South Korea's successful management of the economic crisis surely helps. Early on, the country was battered like the rest of the world. The South Korean won dropped 30 percent in the first three months of the crisis, the stock market dropped by half, and foreign investors left in droves. But unlike most other rich nations, South Korea had recent experience with a major financial meltdown. Many of its current leaders are veterans of the Asian crisis that crippled the country's economy in 1998, and they knew how to manage a free fall. Lee's team immediately moved to save threatened banks and companies by setting up $200 billion in various funds to guarantee payment of their debts and for other forms of emergency aid. They struck currency-swap deals with major economies like the U.S. to secure dwindling reserves of foreign currency and front-loaded public spending so that 65 percent of the country's $250 billion budget was spent during the first half of 2009, ensuring that the money got into the economy rapidly—but without adding new debts. A government focus on protecting jobs kept consumer sentiment relatively high, and the Bank of Korea cut interest rates by 3.25 percentage points to 2 percent, a historic low.

All the while, Lee worked relentlessly to quiet calls for protectionism at home and abroad, at a time when many other leaders, including Barack Obama and Hu Jintao, were beginning to succumb. Lee's administration is pushing for a slew of free-trade agreements with the U.S., the European Union, Peru, Colombia, Canada, Australia, and even China and Japan, if possible, says Abraham Kim, a Korea analyst at the political-risk consultancy Eurasia Group. Lee also lobbied hard at the Pittsburgh meeting of the G20 last year to have Seoul selected as the site of the next summit this autumn, an event he hopes to organize as a coming-out party. "He is trying to use the crisis to enhance the reputation of South Korea and help it to be widely recognized as a developed-world state," says Kim. "This is partly a nationalism thing, but more importantly, they are trying to get out from under Japan's and China's shadow. South Korea needs to find its niche for its long-term competitive survival."

South Korea was further protected from the crisis because its economy was built on pillars other than the collapsing financial-services industry. Decades of government efforts to nurture globally competitive conglomerates through massive infusion of capital had helped build export machines like Samsung, Hyundai, and LG. As the crisis unfolded, the weakening currency allowed these companies to expand global market share, especially against key Japanese and other rich-world competitors. As a result, South Korea registered a record trade surplus of $41 billion last year, surpassing that of Japan for the first time. South Korean companies and banks were also ready to compete because the crisis of the 1990s had forced them to improve corporate governance, get their finances in order, and invest heavily in new technology. "We just had to dust off the old measures we used a decade ago and use them again," says Vice Finance Minister Hur Kyung-wook.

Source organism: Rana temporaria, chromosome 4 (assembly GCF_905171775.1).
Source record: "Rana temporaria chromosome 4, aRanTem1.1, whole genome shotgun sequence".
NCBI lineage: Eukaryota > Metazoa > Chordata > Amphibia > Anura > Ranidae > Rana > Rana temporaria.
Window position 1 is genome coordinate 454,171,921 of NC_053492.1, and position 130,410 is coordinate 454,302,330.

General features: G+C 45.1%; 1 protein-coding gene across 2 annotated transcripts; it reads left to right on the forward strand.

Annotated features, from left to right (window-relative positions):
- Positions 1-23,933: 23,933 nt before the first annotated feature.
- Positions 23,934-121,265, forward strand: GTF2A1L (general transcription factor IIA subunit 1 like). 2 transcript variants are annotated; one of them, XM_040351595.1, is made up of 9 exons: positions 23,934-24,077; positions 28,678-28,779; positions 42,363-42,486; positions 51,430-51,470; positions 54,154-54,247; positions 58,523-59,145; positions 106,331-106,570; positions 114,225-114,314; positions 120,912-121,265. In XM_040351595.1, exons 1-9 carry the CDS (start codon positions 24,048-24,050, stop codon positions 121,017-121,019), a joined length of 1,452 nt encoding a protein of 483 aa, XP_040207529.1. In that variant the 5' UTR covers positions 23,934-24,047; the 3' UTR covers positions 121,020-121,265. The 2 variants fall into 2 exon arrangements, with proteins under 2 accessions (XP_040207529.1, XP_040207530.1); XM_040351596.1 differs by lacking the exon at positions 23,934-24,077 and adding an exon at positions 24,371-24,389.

In short, the South Korean model is a more mature cousin of China's—a hybrid economy, part free market, part state-controlled—but with more freedom for the market and for political dissent. Now Lee is positioning South Korea within Asia as a dynamic alternative to both China's mighty command economy and Japan's no-growth economy. In Southeast Asia, South Korea has long been admired for completing an economic miracle in just one generation, moving its 48 million people out of poverty and entering the ranks of fully industrialized nations, with average per capita income that surpassed $20,000 in 2007. And, unlike China, South Korea has achieved economic and political growth at the same time, with an increasingly well-established multiparty democracy that respects free speech and election results. South Korea, says U.S. Ambassador Kathleen Stephens, is "the best example in the post–World War II era of a country that has overcome enormous obstacles to achieve this kind of success."

Many Southeast Asian nations, alarmed by the harsh sides of the China model, look to South Korea as an alternative. Vietnam is sending civil servants there, studying how in the 1970s and '80s Seoul used massive government support, such as cheap loans, to develop strategic industries like steel and petrochemicals as the backbone of its export economy. As part of Vietnam's effort to develop capital markets, it also now runs a stock exchange in Hanoi, built with the help of the Korea Exchange. Officials from Vietnam, Cambodia, Indonesia, and Uzbekistan regularly visit South Korea to join training programs that teach economic and business management. "Developing countries are eager to learn South Korea's economic model because of its relevance to them," says Euh Yoon-dae, a Korea University economist currently heading a presidential committee to promote the national brand. "Our open economic system is more appealing to them than, say, that of China."